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Michael Symon’s 5 in 5 for Every Season

Michael Symon’s 5 in 5 for Every Season

I like to cook, but I like most to cook simple, tasty recipes that don’t take forever. That’s why I was interested in Michael Symon’s 5 in 5 for Every Season, a cookbook by the Chew cohost that promises recipes that only have 5 ingredients and can be cooked in 5 minutes, with a focus on seasonality, or using ingredients that are freshest in a given time of year. I don’t think I’ll be keeping this cookbook, though, for the following reasons:

I get bored quickly. Although I can appreciate that the Spring section, for example, has lots of pea and asparagus recipes, I don’t want to eat the same few ingredients that often, even though they’re freshest at that time period. Also, there are a lot of “meat with greens” or “pasta with greens” recipes that seem similar.

I want more meal ideas, less single recipes. Symon’s previous book, Michael Symon’s 5 in 5: 5 Fresh Ingredients + 5 Minutes = 120 Fantastic Dinners, promising “dinners”, may have been the one I should have looked into. This book has main courses and side dishes, but unless you consider a salad or pasta dinner by itself, you’ll need to make other things to pull together a complete meal. Or serve everything with a green salad on the side.

Michael Symon’s 5 in 5 for Every Season

I’m eating less pasta, so the number of dishes of that type here aren’t what I’m looking for, particularly in the Fall section. (I hope it’s clear by this point that I’m not criticizing the book, but how good or poor a match it was for me.)

Sometimes, Symon cheats. He includes a section early on about pantry basics, and those items aren’t included in the “5 ingredient” count. When you’re talking about spices or olive oil or chicken broth, I’m ok with that, but he also doesn’t count mustard, honey, couscous, canned tomatoes, bread crumbs, and similar items.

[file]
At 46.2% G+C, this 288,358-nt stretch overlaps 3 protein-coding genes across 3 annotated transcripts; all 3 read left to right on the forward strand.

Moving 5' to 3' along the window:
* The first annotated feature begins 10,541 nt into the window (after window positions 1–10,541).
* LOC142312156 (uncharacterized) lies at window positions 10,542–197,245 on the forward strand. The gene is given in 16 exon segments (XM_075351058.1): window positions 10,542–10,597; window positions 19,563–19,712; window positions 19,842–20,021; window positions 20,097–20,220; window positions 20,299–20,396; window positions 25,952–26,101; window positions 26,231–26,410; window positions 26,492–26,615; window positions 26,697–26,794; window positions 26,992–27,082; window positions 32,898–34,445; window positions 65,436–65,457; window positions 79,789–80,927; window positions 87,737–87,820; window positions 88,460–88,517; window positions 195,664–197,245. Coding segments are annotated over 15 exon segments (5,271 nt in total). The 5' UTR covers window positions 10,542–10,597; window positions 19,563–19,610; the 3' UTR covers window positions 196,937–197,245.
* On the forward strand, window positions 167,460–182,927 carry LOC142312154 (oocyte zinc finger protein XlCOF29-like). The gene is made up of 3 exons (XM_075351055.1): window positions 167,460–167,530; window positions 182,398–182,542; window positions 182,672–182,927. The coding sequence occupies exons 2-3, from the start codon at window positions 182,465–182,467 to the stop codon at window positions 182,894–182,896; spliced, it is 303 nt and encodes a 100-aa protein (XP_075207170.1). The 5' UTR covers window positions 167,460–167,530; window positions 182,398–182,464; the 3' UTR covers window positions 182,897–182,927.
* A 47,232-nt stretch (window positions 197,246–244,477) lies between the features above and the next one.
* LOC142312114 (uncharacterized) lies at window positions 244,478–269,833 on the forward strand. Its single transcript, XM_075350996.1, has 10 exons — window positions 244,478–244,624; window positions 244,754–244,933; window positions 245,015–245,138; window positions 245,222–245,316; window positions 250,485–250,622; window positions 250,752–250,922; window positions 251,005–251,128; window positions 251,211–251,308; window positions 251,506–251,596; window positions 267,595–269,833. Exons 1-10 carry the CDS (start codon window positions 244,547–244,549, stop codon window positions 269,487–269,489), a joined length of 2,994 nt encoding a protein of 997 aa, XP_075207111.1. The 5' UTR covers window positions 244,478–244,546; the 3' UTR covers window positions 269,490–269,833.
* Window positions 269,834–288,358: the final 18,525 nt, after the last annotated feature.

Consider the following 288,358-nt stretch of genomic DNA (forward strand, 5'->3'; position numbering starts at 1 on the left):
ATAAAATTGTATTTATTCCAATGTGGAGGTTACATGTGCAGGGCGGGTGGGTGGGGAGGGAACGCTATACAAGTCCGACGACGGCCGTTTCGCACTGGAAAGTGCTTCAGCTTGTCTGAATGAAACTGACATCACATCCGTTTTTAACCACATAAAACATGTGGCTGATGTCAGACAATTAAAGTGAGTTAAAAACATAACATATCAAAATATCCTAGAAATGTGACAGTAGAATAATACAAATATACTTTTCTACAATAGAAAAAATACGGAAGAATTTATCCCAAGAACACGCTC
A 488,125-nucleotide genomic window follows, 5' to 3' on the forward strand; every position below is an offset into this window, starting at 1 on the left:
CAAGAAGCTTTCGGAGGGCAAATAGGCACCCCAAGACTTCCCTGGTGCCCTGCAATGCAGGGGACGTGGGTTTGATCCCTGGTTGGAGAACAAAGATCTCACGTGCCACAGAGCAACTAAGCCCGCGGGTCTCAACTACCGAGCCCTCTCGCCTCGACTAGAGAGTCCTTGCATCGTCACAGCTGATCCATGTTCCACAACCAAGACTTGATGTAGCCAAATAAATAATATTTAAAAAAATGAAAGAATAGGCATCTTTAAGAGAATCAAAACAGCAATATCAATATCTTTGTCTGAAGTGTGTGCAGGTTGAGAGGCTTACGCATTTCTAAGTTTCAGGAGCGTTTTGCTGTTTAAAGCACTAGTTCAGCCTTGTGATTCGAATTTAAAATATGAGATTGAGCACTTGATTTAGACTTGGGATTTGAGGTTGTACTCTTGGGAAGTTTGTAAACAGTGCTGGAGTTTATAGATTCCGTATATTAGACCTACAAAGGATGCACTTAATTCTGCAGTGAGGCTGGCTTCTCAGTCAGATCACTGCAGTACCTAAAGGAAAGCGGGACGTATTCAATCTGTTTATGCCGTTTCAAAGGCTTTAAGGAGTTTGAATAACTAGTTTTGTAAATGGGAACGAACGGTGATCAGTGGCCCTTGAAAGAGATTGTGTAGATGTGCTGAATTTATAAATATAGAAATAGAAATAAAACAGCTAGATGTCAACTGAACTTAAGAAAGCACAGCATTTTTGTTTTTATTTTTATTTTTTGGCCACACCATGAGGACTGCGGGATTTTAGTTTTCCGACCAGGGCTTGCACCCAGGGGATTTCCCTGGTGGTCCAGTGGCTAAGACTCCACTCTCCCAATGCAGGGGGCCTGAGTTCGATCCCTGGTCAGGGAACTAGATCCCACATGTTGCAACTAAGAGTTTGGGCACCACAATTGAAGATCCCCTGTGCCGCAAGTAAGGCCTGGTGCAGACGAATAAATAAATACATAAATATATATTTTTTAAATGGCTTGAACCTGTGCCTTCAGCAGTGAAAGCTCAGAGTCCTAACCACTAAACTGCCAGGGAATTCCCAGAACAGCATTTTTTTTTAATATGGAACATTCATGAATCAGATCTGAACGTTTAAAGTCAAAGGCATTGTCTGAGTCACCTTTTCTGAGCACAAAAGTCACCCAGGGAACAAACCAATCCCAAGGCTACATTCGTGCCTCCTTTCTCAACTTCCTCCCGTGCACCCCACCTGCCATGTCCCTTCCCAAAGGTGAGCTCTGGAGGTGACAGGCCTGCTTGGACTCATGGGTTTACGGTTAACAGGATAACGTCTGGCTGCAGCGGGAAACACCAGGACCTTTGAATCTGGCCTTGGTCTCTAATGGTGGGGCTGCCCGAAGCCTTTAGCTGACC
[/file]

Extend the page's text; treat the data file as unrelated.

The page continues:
Not every recipe has a picture. At 250 pages, this is already a chunky book (and one that should have had a stay-flat binding to make it easier to cook from), but I like to see what I’m making is supposed to look like.

I’ve mentioned Spring’s featured ingredients already, but Summer, as expected, has lots of zucchini and fruit (surprisingly, not as much corn as I hoped, and more fried seafood than I expected); Fall, meats and onions; and Winter, greens and sandwiches. There’s also a fifth section, Holiday, which features quick side dishes, heavy on the root vegetables.

I know I’m not going to want to make every recipe in a cookbook. I consider it a good deal if, flipping through, I see more than 10 dishes I want to try, and if I like more than a handful of recipes enough to make them more than once. I didn’t try cooking anything from this book, because on a read-through, I didn’t see anything I wanted to make. While I love the concept, it’s not a good match for what I want to cook and eat. (The publisher provided a review copy.)



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